Peggy Ryan, the bouncing, effervescent dancer and leading lady to Donald O'Connor in a string of youth musicals during World War II, died on October 30 in Las Vegas' Sunrise Hospital from complications of a stroke. She was 80. Born Margaret O'Rene Ryan on August 28, 1924, in Long Beach, California, Ryan began dancing professionally as a toddler in her parents' vaudeville act, the Dancing Ryans, and was discovered by George Murphy when she was 12. Murphy arranged for young Peggy to dance with him in the Universal musical Top of the Town (1937). She would go on to make a few more film appearances over the next few years - the most striking of which as a starving, homeless girl in John Ford's The Grapes of Wrath (1940) - yet for the most part, she was hardly noticeable apart from a few dance numbers. Her luck changed when Universal cast her opposite another teenage hoofer, Donald O'Connor in What's Cookin'? (1942). From then on, they teamed in a series of innocuous musicals that were low on production values, but high on youthful pluck. Just check out some of their titles: Private Buckaroo, Give Out, Sisters!, Get Hep to Love (all 1942); Top Man, Mr. Big (both 1943); Chip Off the Old Block, This Is the Life, and Bowery to Broadway (all 1944). They may have not been high art, but jitterbuggin' kids loved it, and given the low investment Universal put into these pictures, they turned quite the profit. Her career slowed down after the war. In 1945, she married songwriter James Cross, and didn't return to films until 1949, when she made two minor musicals that year: Shamrock Hill, There's a Girl in My Heart. She divorced Cross in 1952 and met her second husband, dancer Ray McDonald, in her final film appearance, a forgettable musical with Mickey Rooney, All Ashore (1953). Tragically, McDonald died in 1957 after a food choking incident, and the following year, Ryan moved to Honolulu after marrying her third husband, Honolulu Advertiser columnist Eddie Sherman. She kept herself busy teaching dance classes at the University of Hawaii, but in 1969, she found herself back in front of the camera as Jenny Sherman, secretary to Detective Steve McGarrett (Jack Lord) on the long-running show Hawaii Five-O,. She played the role for seven years, remaining until 1976. Eventually, Ryan relocated with her husband to Las Vegas, where for the last few years, she was teaching tap dancing to a whole new generation of hoofers. She is survived by her son, Shawn; daughter Kerry; and five grandchildren. by Michael T. Toole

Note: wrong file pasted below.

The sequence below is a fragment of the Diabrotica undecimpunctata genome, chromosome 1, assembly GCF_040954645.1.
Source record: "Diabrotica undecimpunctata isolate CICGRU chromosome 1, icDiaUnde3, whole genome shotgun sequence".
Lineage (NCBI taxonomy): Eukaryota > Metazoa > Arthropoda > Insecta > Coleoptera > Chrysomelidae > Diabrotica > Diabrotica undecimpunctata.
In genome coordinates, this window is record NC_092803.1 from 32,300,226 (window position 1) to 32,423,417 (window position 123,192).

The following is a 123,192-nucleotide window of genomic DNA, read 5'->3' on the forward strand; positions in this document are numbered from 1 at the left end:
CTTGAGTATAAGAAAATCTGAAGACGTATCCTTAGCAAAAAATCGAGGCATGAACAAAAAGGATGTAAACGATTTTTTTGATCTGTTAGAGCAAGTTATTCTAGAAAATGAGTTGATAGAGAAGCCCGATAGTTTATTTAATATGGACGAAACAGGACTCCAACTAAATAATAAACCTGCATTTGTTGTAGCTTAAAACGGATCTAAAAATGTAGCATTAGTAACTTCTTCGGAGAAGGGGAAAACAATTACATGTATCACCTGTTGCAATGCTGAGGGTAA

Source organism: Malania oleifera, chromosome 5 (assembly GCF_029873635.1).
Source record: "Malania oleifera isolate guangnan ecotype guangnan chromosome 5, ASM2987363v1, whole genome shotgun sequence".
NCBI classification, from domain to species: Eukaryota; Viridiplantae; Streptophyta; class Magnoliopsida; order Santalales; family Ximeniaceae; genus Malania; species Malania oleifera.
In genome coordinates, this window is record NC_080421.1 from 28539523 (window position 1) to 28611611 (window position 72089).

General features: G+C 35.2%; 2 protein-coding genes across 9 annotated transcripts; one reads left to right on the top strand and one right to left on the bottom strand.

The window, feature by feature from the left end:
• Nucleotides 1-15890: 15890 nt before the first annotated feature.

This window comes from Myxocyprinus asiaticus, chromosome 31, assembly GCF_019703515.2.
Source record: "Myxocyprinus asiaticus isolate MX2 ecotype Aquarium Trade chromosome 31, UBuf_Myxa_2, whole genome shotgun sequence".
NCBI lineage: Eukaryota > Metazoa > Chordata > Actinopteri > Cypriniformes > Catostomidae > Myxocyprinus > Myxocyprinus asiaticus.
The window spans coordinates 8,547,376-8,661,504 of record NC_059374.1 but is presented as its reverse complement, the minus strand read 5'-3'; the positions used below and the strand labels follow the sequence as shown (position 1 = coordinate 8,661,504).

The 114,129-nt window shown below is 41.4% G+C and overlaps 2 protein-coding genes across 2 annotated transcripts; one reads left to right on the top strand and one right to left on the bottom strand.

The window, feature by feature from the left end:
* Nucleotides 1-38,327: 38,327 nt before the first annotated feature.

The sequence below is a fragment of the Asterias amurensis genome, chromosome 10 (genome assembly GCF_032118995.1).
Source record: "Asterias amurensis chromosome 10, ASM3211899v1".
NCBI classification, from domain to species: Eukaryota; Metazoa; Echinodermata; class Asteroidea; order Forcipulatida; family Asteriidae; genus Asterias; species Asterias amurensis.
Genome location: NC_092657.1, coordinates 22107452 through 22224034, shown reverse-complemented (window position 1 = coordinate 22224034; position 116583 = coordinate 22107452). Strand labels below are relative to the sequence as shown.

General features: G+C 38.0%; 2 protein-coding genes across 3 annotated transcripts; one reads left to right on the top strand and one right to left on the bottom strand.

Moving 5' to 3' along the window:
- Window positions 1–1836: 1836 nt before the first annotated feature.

Quotes

Trivia

Notes